Yesterday, this blog touched on the question of whether David Miliband, in order to win the Labour leadership, could do more himself to shed the unfair "Blairite" tag hung round his neck by the media and his internal opponents.
Looking at the trailed sections of his big campaign speech this evening, I see no sign of him doing so: there is no indication, for example, of a fresh move to get out from under the shadow of Iraq. But we have yet to see the full text.
In some very real ways, this is admirable: there was something heroic -- even for those of us who firmly opposed the invasion in 2003 -- about the elder Miliband's refusal to trash it during the New Statesman hustings in June.
But, again, it must be said that he appears to be faced with a dilemma about whether to disown elements of his perceived past political heritage for the sake of further popularity in his own party, or stick by certain principles.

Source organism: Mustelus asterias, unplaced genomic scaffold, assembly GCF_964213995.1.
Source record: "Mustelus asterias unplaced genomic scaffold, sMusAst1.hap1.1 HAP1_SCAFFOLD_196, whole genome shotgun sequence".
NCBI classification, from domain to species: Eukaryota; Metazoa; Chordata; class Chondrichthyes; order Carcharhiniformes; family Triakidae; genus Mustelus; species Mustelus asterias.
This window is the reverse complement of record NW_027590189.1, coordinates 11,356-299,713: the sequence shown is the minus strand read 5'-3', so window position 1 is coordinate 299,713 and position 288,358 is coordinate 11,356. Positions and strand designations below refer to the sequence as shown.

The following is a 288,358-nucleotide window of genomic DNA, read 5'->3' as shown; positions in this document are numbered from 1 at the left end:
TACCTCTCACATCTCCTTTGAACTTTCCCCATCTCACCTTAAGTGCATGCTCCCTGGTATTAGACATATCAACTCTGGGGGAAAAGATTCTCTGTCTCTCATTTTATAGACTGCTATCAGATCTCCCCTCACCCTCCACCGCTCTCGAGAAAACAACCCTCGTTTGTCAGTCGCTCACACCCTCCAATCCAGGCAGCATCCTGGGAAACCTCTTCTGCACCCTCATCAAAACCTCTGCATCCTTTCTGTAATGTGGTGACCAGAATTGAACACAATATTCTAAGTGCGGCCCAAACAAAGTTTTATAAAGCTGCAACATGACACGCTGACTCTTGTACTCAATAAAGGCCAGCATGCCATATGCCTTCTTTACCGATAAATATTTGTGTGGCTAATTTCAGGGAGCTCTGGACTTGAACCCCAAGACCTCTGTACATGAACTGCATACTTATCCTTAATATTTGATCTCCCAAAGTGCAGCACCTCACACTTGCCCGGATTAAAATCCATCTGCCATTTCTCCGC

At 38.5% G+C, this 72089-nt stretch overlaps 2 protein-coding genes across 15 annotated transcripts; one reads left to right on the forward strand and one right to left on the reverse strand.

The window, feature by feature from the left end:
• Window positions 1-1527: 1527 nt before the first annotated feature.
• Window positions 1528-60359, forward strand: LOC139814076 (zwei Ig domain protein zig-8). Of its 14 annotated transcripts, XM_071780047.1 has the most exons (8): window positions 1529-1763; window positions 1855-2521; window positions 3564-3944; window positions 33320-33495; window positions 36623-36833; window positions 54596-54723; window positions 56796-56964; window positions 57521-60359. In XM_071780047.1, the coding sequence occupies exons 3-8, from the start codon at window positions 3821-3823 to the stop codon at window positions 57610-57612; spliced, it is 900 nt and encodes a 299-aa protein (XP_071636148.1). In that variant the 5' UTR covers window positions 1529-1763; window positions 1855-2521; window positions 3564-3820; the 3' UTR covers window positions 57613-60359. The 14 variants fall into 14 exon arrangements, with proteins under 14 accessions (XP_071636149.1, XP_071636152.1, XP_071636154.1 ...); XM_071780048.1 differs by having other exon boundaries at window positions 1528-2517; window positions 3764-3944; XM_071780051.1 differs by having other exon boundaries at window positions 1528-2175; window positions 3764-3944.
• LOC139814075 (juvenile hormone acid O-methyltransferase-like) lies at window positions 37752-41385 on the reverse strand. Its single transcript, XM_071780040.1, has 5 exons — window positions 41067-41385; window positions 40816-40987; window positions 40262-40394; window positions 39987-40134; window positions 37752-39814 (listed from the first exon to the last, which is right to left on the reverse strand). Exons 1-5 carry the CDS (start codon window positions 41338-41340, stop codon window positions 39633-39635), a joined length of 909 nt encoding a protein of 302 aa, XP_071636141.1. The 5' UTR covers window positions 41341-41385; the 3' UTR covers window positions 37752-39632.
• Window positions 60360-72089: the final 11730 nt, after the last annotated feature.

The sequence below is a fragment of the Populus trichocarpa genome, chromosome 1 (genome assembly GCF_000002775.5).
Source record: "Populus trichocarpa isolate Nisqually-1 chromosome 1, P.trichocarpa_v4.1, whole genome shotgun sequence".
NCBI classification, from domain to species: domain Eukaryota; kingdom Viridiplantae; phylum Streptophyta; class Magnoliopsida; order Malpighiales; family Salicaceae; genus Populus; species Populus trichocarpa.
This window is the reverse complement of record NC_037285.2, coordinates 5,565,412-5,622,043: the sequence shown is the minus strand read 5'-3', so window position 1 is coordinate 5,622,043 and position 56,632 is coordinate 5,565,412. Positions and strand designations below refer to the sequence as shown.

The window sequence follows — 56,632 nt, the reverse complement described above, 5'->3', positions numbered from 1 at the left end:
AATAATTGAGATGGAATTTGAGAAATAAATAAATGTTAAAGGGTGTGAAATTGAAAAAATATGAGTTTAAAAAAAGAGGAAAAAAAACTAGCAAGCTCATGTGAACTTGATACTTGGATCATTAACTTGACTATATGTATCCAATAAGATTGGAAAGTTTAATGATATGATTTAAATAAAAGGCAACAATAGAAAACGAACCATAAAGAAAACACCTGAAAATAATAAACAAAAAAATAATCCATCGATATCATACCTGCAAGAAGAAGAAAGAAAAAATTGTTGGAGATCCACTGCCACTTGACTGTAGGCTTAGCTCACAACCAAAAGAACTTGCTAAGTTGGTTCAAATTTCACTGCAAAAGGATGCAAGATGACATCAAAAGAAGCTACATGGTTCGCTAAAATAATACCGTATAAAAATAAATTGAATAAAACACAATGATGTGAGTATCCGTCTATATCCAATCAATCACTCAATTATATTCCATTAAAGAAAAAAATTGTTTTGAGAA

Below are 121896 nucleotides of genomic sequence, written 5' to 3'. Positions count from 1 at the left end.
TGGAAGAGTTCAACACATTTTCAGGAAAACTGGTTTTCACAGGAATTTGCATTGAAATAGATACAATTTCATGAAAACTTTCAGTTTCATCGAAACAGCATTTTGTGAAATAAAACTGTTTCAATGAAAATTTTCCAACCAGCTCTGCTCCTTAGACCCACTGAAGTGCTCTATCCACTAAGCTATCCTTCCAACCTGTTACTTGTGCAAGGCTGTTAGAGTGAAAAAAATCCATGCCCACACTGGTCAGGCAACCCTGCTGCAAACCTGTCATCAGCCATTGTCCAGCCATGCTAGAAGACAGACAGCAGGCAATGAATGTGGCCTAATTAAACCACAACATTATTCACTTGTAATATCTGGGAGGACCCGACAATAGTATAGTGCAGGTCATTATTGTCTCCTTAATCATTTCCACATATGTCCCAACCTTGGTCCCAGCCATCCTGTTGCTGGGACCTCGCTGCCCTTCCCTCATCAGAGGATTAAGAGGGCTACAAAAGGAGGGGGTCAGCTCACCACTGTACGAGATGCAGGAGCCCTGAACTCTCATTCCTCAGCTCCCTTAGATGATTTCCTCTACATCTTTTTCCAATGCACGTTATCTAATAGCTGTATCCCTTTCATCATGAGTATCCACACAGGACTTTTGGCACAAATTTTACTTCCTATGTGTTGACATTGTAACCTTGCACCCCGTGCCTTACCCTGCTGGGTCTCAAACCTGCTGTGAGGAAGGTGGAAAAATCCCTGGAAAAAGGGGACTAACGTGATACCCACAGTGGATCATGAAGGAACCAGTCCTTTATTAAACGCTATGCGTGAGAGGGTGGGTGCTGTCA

The man himself is said to be telling aides that he refuses to "pander" in this contest. "That would be the wrong thing to do," he has been heard saying. And he may be right.
Yet this reminds me of the dilemma -- at first sight similar -- faced by Kenneth Clarke during his three attempts to become leader of the Conservatives. Clarke's supporters, particularly in 2001, pleaded with him in private to "trim" his positive position on Europe, the one area that many of his fans still believe held him back from fulfilling his dream of becoming leader.
There is a crucial difference here, however: David Miliband is not actually the ideological "Blairite" that he is perceived to be, as any closer reading of his politics shows.
Yet all the more reason to make it clear -- including tonight -- how his own set of politics is unique.
He may be right not to pander. But he may have to trim to win.